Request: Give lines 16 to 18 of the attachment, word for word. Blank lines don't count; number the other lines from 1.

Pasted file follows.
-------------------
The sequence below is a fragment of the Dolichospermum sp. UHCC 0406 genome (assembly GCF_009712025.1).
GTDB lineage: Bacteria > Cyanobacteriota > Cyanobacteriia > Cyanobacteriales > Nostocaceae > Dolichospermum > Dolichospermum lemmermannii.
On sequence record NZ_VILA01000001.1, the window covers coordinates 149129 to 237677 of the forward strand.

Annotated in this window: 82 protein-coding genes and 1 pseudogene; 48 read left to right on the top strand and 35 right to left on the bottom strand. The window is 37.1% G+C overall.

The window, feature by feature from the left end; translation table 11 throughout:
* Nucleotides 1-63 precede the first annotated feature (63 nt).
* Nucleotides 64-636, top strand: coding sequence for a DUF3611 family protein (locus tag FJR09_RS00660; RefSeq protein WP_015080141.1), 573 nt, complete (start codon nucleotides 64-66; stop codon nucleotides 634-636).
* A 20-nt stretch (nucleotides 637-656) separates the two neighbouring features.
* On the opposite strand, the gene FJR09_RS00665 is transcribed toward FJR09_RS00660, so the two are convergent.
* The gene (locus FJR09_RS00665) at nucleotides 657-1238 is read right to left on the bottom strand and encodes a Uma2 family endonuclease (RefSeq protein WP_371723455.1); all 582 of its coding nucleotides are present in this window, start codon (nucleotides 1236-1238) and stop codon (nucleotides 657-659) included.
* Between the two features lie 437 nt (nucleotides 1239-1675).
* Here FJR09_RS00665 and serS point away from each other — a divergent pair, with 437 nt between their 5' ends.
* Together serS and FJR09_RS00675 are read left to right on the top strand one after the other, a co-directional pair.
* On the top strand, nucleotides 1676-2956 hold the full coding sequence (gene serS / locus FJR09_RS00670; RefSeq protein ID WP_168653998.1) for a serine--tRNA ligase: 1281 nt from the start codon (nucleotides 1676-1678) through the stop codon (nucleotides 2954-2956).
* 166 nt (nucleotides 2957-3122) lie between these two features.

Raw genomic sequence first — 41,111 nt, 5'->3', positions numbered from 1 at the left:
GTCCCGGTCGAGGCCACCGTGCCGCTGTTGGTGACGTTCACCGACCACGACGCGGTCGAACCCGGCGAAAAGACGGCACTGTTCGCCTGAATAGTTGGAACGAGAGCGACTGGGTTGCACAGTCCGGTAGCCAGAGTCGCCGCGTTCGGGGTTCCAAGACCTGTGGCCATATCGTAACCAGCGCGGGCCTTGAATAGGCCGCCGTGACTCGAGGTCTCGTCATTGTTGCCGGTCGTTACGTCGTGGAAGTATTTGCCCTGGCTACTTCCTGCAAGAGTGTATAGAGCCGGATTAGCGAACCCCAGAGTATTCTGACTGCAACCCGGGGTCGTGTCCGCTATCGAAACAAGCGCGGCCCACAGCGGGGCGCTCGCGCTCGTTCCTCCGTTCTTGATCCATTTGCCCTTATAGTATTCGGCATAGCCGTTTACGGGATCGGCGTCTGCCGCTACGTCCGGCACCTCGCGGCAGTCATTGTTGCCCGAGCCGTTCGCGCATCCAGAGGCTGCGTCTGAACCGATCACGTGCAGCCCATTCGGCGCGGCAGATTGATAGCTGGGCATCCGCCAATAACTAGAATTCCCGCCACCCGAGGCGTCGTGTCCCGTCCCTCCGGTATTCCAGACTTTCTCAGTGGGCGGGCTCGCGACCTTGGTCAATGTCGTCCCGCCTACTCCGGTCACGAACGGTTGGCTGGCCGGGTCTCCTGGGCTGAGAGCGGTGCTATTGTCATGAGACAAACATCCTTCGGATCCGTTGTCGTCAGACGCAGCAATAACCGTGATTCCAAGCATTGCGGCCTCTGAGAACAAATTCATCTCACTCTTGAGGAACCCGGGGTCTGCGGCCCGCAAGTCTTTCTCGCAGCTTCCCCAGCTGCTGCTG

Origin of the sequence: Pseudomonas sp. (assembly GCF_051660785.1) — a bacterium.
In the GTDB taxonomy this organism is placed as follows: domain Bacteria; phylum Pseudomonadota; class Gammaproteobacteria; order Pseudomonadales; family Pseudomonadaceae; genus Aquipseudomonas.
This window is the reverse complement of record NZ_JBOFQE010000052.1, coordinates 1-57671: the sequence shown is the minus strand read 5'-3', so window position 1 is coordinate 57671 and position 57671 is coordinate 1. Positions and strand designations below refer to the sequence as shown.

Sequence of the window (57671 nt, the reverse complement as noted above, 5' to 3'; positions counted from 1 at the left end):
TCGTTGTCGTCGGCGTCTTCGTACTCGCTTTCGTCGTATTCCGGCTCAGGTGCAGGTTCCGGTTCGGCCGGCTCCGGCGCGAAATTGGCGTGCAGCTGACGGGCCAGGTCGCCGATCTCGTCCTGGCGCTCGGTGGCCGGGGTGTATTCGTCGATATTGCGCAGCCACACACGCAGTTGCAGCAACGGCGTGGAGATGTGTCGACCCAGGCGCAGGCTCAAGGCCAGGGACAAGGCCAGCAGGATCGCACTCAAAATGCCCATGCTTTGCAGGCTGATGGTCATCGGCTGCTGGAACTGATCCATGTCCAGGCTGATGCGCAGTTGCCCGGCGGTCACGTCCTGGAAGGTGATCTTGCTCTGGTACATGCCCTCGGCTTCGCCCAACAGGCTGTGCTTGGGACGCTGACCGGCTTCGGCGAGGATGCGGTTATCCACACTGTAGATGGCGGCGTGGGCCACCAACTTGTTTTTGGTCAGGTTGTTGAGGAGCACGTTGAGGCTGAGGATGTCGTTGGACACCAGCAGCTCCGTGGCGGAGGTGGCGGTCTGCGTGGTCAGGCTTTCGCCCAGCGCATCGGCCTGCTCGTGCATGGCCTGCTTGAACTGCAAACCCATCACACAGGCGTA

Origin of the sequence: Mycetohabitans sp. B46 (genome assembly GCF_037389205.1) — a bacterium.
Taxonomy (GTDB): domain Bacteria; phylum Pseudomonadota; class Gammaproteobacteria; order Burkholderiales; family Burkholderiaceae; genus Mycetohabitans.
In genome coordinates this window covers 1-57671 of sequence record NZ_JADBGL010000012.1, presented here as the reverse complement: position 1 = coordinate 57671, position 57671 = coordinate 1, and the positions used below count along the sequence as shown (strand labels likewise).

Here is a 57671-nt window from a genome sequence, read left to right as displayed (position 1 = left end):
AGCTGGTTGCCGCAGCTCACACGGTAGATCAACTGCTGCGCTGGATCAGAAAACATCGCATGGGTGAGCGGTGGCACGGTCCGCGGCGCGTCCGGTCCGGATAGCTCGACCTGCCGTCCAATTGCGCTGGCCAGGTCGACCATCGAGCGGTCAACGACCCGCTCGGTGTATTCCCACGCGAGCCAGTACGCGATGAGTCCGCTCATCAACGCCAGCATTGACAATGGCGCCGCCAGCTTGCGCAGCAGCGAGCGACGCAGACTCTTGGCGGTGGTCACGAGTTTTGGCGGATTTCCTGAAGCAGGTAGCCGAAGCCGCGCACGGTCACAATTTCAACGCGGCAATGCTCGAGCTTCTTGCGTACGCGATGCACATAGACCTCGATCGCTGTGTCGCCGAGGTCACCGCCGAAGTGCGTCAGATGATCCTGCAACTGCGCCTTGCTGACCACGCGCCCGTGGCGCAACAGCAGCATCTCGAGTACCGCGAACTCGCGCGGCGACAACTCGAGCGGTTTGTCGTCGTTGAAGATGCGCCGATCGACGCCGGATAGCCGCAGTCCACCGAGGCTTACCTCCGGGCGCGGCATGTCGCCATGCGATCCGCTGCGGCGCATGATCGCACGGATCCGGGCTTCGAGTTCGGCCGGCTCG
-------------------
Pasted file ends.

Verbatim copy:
Raw genomic sequence first — 41,111 nt, 5'->3', positions numbered from 1 at the left:
GTCCCGGTCGAGGCCACCGTGCCGCTGTTGGTGACGTTCACCGACCACGACGCGGTCGAACCCGGCGAAAAGACGGCACTGTTCGCCTGAATAGTTGGAACGAGAGCGACTGGGTTGCACAGTCCGGTAGCCAGAGTCGCCGCGTTCGGGGTTCCAAGACCTGTGGCCATATCGTAACCAGCGCGGGCCTTGAATAGGCCGCCGTGACTCGAGGTCTCGTCATTGTTGCCGGTCGTTACGTCGTGGAAGTATTTGCCCTGGCTACTTCCTGCAAGAGTGTATAGAGCCGGATTAGCGAACCCCAGAGTATTCTGACTGCAACCCGGGGTCGTGTCCGCTATCGAAACAAGCGCGGCCCACAGCGGGGCGCTCGCGCTCGTTCCTCCGTTCTTGATCCATTTGCCCTTATAGTATTCGGCATAGCCGTTTACGGGATCGGCGTCTGCCGCTACGTCCGGCACCTCGCGGCAGTCATTGTTGCCCGAGCCGTTCGCGCATCCAGAGGCTGCGTCTGAACCGATCACGTGCAGCCCATTCGGCGCGGCAGATTGATAGCTGGGCATCCGCCAATAACTAGAATTCCCGCCACCCGAGGCGTCGTGTCCCGTCCCTCCGGTATTCCAGACTTTCTCAGTGGGCGGGCTCGCGACCTTGGTCAATGTCGTCCCGCCTACTCCGGTCACGAACGGTTGGCTGGCCGGGTCTCCTGGGCTGAGAGCGGTGCTATTGTCATGAGACAAACATCCTTCGGATCCGTTGTCGTCAGACGCAGCAATAACCGTGATTCCAAGCATTGCGGCCTCTGAGAACAAATTCATCTCACTCTTGAGGAACCCGGGGTCTGCGGCCCGCAAGTCTTTCTCGCAGCTTCCCCAGCTGCTGCTG

Origin of the sequence: Pseudomonas sp. (assembly GCF_051660785.1) — a bacterium.